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Crisis in Yugoslavia

Diplomatic Trip Signals Hope for Americans' Release

Balkans: U.S. warns it will accept no conditions for freedom of 3 soldiers. Meanwhile, thousands of refugees are turned back at Albanian border.

April 08, 1999|JAMES GERSTENZANG and CHRIS KRAUL | TIMES STAFF WRITERS

WASHINGTON — NATO's military campaign proceeded with heightened furor Wednesday in the air over Yugoslavia, while on the ground, an international negotiator said he was making progress toward obtaining the freedom of three U.S. soldiers captured by Serbian forces last week. U.S. officials warned that Washington would accept no conditions for the captives' release.

Picking out some of the most minute Yugoslav military units waging war against Kosovo's ethnic Albanians, NATO airstrikes targeted a column of seven to 12 vehicles in an overnight attack that continued into Wednesday, the military alliance announced in Brussels.

An air raid on an administrative complex in Pristina, Kosovo's capital, killed at least 10 civilians--five ethnic Turks, including three children, living in one of the city's oldest neighborhoods, and five Serbs, including three working at a post office and telephone exchange. Twenty other people were injured.

Looming over the military campaign is the prospect of a grinding war through the rugged terrain of Kosovo.

Rep. Ellen O. Tauscher (D-Pleasanton), a member of the House Armed Services Committee, said NATO officials and U.S. legislators meeting in Brussels discussed the possibility of deploying ground troops in Kosovo, a province of Serbia, the dominant Yugoslav republic.

U.S. officials have been adamant that they are making no plans to conduct the war in any way other than from the air. But Tauscher said: "This has not gone the way anyone had hoped. We need to be looking 17 steps ahead of where we are."

She said the group, which accompanied Defense Secretary William S. Cohen to Brussels, was not "talking about [deploying] troops tomorrow." But she said it was "not only prudent and appropriate but incumbent on us" to begin looking at what might become necessary in the future, including ground troops.

One day after Yugoslavia announced that it was calling a cease-fire for the Orthodox Easter, to be celebrated Sunday, the Clinton administration denounced the proposal as neither a serious gesture nor a signal that President Slobodan Milosevic is ready to move toward a settlement on anything other than his conditions.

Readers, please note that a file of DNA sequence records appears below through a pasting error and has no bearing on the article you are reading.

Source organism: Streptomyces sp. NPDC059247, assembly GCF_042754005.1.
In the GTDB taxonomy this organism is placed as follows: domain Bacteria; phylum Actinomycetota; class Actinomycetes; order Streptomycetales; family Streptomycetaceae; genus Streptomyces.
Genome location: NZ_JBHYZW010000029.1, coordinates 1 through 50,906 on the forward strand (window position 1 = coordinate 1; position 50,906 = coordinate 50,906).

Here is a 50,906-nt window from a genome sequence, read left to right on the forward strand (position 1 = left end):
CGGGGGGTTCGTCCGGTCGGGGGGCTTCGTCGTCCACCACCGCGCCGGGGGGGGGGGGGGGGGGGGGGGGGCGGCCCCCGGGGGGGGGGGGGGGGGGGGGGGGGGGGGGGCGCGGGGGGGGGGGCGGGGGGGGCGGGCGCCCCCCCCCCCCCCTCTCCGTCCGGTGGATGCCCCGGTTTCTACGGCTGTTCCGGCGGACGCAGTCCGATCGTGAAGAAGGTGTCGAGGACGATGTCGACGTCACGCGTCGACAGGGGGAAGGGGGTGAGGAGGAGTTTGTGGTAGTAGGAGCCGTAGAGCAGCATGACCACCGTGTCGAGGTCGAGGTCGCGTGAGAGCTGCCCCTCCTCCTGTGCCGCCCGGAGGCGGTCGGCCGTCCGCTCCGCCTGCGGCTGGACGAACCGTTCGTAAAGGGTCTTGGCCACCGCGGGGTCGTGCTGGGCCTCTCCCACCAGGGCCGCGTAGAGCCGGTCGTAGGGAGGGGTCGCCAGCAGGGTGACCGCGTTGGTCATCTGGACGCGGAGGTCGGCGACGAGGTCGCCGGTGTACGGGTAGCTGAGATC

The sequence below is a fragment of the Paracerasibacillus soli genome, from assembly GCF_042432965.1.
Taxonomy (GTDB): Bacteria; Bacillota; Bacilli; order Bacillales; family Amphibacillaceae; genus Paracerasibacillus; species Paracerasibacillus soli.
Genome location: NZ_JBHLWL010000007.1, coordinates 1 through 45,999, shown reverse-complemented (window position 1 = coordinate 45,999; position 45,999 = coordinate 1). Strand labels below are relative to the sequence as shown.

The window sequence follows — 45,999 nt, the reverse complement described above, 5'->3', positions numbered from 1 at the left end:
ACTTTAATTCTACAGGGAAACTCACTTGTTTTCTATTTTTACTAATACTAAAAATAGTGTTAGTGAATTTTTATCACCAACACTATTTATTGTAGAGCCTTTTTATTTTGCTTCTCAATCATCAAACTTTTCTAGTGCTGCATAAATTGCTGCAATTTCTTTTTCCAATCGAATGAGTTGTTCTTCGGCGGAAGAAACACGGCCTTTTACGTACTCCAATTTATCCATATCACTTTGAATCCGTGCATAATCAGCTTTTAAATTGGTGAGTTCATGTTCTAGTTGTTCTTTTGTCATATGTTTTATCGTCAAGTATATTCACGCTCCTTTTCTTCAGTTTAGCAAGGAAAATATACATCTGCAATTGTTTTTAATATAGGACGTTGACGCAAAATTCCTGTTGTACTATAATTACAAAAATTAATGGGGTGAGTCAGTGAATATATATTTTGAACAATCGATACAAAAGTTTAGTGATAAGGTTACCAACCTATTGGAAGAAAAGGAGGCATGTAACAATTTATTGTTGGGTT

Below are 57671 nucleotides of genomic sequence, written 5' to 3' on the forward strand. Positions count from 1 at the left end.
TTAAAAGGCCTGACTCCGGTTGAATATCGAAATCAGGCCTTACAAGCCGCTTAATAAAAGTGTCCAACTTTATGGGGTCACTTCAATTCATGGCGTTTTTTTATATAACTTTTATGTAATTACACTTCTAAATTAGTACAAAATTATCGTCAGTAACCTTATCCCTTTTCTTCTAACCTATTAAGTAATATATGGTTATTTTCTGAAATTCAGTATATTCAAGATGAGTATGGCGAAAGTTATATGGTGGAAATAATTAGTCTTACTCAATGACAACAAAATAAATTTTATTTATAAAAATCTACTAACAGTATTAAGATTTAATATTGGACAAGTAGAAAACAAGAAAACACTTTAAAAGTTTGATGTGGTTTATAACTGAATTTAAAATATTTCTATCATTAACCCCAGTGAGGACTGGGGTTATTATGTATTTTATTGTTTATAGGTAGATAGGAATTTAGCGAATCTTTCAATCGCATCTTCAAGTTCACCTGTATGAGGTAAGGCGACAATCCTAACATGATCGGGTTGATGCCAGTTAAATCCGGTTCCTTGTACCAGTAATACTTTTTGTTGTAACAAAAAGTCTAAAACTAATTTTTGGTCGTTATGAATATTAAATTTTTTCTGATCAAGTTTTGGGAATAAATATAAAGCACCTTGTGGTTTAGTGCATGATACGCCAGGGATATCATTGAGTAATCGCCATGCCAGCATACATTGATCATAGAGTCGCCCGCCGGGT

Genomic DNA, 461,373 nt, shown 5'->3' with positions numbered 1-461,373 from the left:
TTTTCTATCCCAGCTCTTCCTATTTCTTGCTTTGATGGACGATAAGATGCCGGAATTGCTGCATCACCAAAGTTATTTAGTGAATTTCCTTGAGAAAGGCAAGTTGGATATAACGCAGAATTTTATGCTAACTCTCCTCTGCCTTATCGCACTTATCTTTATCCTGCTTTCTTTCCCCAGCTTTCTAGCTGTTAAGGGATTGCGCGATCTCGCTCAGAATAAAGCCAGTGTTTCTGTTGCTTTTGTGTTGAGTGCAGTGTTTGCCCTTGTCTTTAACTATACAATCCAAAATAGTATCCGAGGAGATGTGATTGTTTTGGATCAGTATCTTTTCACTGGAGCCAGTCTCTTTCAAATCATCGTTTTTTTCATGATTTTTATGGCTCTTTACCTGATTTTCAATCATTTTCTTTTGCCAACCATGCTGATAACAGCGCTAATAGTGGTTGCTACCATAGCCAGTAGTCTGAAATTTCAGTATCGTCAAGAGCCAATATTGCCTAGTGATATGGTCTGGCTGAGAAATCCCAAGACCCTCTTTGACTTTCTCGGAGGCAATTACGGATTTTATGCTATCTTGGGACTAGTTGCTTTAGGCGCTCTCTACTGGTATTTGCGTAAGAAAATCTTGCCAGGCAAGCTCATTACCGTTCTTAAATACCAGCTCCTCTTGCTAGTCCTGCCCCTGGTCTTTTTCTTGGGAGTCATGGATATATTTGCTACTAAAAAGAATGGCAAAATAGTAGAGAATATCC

"It is not enough now for Mr. Milosevic to say that his forces will cease fire in a Kosovo denied its freedom and devoid of its people," President Clinton said in a hastily arranged speech to the U.S. Institute of Peace, a Washington think tank. "He must withdraw his forces, let the refugees return, permit the deployment of an international security force."

In other developments:

* The fate of tens of thousands of Kosovo refugees grew more uncertain after a column of ethnic Albanians seeking to cross the border into Albania was turned back by Yugoslav authorities.

* In Moscow, Russian President Boris N. Yeltsin appealed to the leaders of the seven major industrial democracies not to reject the Yugoslav cease-fire plan out of hand. Russian Foreign Minister Igor S. Ivanov said his nation had dispatched 74 trucks carrying 300 tons of food, medicine, tents and blankets to Yugoslavia and would send a mobile hospital unit to treat civilian victims of the NATO bombardment. But he said Russia had no plans to send military supplies.

* Greece asked its NATO partners to undertake negotiations with Milosevic and said the cease-fire should be exploited.

* The U.S. named nine Yugoslav commanders operating in Kosovo who it said were committing war crimes and warned that they could face international justice. In the Netherlands, the International Criminal Tribunal for the Former Yugoslavia said it was asking NATO to hand over evidence that could be used to try war-crime suspects.

A flurry of behind-the-scenes diplomatic activity raised hopes that progress was being made in obtaining the release of the three soldiers--Staff Sgts. Andrew Ramirez of East Los Angeles and Christopher J. Stone of Smith's Creek, Mich., and Spc. Steven Gonzales of Huntsville, Texas.

The acting president of Cyprus, Spyros Kyprianou, flew to Belgrade on Wednesday at the urging of the Yugoslav ambassador to try to win the soldiers' freedom. He later flew to Athens, where he said he was "waiting for the green light from Belgrade" before returning to Yugoslavia today, Associated Press reported.

"The indications are that this mission will succeed. I am confident about it," he told reporters. Later, he said in an interview with MSNBC: "I think in principle there is an agreement for this."

He said he had asked that the North Atlantic Treaty Organization halt its bombardment for 24 hours. He was turned down, but U.S. officials said Wednesday that they were taking note of his presence there and were aware of concerns for his safety.

Cyprus and Yugoslavia, both members of the Nonaligned Movement comprising more than 100 largely Third World nations, have had good relations for years.

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